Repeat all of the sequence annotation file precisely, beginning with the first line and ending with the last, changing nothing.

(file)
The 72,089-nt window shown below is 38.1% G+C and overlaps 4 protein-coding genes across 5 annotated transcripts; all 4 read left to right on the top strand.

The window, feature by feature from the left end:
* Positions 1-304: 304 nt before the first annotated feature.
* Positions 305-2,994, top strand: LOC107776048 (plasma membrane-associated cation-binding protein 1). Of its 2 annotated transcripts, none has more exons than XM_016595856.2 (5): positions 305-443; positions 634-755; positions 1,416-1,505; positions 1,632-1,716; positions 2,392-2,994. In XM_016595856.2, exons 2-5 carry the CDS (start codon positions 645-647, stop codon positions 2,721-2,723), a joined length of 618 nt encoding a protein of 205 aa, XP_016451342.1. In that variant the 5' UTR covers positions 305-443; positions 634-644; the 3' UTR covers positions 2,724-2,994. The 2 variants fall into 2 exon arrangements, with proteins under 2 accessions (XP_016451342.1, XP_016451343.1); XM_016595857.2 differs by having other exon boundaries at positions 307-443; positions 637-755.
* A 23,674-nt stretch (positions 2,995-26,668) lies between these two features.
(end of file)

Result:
The 72,089-nt window shown below is 38.1% G+C and overlaps 4 protein-coding genes across 5 annotated transcripts; all 4 read left to right on the top strand.

The window, feature by feature from the left end:
* Positions 1-304: 304 nt before the first annotated feature.
* Positions 305-2,994, top strand: LOC107776048 (plasma membrane-associated cation-binding protein 1). Of its 2 annotated transcripts, none has more exons than XM_016595856.2 (5): positions 305-443; positions 634-755; positions 1,416-1,505; positions 1,632-1,716; positions 2,392-2,994. In XM_016595856.2, exons 2-5 carry the CDS (start codon positions 645-647, stop codon positions 2,721-2,723), a joined length of 618 nt encoding a protein of 205 aa, XP_016451342.1. In that variant the 5' UTR covers positions 305-443; positions 634-644; the 3' UTR covers positions 2,724-2,994. The 2 variants fall into 2 exon arrangements, with proteins under 2 accessions (XP_016451342.1, XP_016451343.1); XM_016595857.2 differs by having other exon boundaries at positions 307-443; positions 637-755.
* A 23,674-nt stretch (positions 2,995-26,668) lies between these two features.